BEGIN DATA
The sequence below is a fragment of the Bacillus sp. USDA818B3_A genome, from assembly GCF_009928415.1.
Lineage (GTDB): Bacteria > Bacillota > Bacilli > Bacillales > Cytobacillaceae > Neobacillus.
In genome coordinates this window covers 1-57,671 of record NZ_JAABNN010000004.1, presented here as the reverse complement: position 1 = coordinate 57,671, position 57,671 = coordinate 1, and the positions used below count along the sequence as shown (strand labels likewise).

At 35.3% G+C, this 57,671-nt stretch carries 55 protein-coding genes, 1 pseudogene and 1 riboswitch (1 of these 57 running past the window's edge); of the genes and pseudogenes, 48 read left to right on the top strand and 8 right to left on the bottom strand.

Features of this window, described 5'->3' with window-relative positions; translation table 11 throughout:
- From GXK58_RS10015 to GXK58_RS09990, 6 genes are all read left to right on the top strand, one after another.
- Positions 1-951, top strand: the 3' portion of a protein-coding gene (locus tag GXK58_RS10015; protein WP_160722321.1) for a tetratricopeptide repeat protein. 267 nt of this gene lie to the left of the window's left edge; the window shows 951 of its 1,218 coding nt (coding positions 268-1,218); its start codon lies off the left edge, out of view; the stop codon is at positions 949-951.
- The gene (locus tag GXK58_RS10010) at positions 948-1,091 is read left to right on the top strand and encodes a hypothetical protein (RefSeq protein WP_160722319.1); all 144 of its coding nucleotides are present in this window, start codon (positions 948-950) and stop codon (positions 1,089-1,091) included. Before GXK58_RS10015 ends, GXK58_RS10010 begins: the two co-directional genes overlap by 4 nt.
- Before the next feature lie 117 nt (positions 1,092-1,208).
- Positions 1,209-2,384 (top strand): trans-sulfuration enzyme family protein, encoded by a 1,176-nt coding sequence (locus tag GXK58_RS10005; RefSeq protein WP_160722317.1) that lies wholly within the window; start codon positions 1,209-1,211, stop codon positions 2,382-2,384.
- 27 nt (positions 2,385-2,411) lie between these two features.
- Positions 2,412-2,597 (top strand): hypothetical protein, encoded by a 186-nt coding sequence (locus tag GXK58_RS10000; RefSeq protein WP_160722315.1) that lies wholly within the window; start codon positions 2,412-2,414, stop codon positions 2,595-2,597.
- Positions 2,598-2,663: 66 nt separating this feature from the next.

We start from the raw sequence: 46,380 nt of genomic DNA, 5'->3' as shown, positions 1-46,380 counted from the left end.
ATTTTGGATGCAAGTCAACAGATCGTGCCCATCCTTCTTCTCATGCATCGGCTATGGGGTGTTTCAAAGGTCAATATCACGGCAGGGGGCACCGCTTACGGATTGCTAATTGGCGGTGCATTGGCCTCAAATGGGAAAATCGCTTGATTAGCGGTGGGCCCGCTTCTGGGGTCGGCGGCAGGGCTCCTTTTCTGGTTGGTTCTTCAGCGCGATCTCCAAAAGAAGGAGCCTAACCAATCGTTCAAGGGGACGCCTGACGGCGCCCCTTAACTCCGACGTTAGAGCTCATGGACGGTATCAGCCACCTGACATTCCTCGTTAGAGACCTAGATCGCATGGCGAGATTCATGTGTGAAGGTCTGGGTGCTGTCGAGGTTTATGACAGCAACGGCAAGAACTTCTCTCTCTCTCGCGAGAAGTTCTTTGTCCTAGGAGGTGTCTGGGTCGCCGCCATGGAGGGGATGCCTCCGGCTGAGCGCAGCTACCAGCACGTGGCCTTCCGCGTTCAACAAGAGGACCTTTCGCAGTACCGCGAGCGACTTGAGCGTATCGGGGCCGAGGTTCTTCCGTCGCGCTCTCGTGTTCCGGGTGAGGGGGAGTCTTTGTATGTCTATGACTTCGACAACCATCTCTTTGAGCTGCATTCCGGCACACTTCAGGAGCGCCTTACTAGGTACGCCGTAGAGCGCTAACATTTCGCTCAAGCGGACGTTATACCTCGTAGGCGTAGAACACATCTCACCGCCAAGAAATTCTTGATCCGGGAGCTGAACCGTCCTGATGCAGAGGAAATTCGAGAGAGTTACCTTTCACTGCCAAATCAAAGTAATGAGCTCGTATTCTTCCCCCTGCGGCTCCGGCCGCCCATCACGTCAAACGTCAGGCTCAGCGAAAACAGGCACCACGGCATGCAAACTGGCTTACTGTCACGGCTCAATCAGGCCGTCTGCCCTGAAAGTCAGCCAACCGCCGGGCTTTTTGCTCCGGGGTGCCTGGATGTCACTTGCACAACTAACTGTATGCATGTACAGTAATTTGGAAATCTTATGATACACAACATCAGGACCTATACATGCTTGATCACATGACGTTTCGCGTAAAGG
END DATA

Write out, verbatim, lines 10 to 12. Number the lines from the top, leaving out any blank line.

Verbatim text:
- Positions 1,209-2,384 (top strand): trans-sulfuration enzyme family protein, encoded by a 1,176-nt coding sequence (locus tag GXK58_RS10005; RefSeq protein WP_160722317.1) that lies wholly within the window; start codon positions 1,209-1,211, stop codon positions 2,382-2,384.
- 27 nt (positions 2,385-2,411) lie between these two features.
- Positions 2,412-2,597 (top strand): hypothetical protein, encoded by a 186-nt coding sequence (locus tag GXK58_RS10000; RefSeq protein WP_160722315.1) that lies wholly within the window; start codon positions 2,412-2,414, stop codon positions 2,595-2,597.